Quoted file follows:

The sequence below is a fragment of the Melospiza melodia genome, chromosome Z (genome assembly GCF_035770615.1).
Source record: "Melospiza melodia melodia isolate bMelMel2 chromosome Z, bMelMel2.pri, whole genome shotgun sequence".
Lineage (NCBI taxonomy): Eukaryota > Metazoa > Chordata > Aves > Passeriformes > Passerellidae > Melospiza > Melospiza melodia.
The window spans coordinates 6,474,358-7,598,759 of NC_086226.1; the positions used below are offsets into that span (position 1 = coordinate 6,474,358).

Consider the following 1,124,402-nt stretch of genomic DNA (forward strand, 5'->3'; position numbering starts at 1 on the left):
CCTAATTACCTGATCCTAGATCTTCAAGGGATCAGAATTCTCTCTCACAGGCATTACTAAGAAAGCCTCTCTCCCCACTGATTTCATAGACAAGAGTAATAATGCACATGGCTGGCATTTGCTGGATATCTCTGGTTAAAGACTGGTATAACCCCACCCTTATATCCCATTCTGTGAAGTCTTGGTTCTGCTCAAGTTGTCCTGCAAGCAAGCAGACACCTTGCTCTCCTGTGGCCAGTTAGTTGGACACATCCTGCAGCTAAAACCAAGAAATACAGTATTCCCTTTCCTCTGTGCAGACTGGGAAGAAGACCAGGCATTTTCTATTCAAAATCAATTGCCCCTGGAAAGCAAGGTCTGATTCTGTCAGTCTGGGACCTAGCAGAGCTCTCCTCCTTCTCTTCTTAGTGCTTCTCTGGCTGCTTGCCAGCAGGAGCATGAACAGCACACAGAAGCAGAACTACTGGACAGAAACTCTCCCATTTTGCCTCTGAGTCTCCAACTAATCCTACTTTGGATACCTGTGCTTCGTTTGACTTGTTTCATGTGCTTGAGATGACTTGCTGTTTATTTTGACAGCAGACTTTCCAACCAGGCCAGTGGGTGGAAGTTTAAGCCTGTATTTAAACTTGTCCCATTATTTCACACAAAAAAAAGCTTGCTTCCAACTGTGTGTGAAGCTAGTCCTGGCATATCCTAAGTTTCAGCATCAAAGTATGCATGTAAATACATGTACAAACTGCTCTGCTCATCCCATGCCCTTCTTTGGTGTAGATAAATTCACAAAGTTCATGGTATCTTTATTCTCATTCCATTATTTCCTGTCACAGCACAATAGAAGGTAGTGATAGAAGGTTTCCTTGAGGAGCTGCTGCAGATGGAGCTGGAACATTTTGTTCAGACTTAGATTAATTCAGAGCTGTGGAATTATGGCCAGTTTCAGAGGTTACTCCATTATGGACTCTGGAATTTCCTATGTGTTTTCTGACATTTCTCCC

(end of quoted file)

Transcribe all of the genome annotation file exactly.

The sequence below is a fragment of the Melospiza melodia genome, chromosome Z (genome assembly GCF_035770615.1).
Source record: "Melospiza melodia melodia isolate bMelMel2 chromosome Z, bMelMel2.pri, whole genome shotgun sequence".
Lineage (NCBI taxonomy): Eukaryota > Metazoa > Chordata > Aves > Passeriformes > Passerellidae > Melospiza > Melospiza melodia.
The window spans coordinates 6,474,358-7,598,759 of NC_086226.1; the positions used below are offsets into that span (position 1 = coordinate 6,474,358).

Consider the following 1,124,402-nt stretch of genomic DNA (forward strand, 5'->3'; position numbering starts at 1 on the left):
CCTAATTACCTGATCCTAGATCTTCAAGGGATCAGAATTCTCTCTCACAGGCATTACTAAGAAAGCCTCTCTCCCCACTGATTTCATAGACAAGAGTAATAATGCACATGGCTGGCATTTGCTGGATATCTCTGGTTAAAGACTGGTATAACCCCACCCTTATATCCCATTCTGTGAAGTCTTGGTTCTGCTCAAGTTGTCCTGCAAGCAAGCAGACACCTTGCTCTCCTGTGGCCAGTTAGTTGGACACATCCTGCAGCTAAAACCAAGAAATACAGTATTCCCTTTCCTCTGTGCAGACTGGGAAGAAGACCAGGCATTTTCTATTCAAAATCAATTGCCCCTGGAAAGCAAGGTCTGATTCTGTCAGTCTGGGACCTAGCAGAGCTCTCCTCCTTCTCTTCTTAGTGCTTCTCTGGCTGCTTGCCAGCAGGAGCATGAACAGCACACAGAAGCAGAACTACTGGACAGAAACTCTCCCATTTTGCCTCTGAGTCTCCAACTAATCCTACTTTGGATACCTGTGCTTCGTTTGACTTGTTTCATGTGCTTGAGATGACTTGCTGTTTATTTTGACAGCAGACTTTCCAACCAGGCCAGTGGGTGGAAGTTTAAGCCTGTATTTAAACTTGTCCCATTATTTCACACAAAAAAAAGCTTGCTTCCAACTGTGTGTGAAGCTAGTCCTGGCATATCCTAAGTTTCAGCATCAAAGTATGCATGTAAATACATGTACAAACTGCTCTGCTCATCCCATGCCCTTCTTTGGTGTAGATAAATTCACAAAGTTCATGGTATCTTTATTCTCATTCCATTATTTCCTGTCACAGCACAATAGAAGGTAGTGATAGAAGGTTTCCTTGAGGAGCTGCTGCAGATGGAGCTGGAACATTTTGTTCAGACTTAGATTAATTCAGAGCTGTGGAATTATGGCCAGTTTCAGAGGTTACTCCATTATGGACTCTGGAATTTCCTATGTGTTTTCTGACATTTCTCCC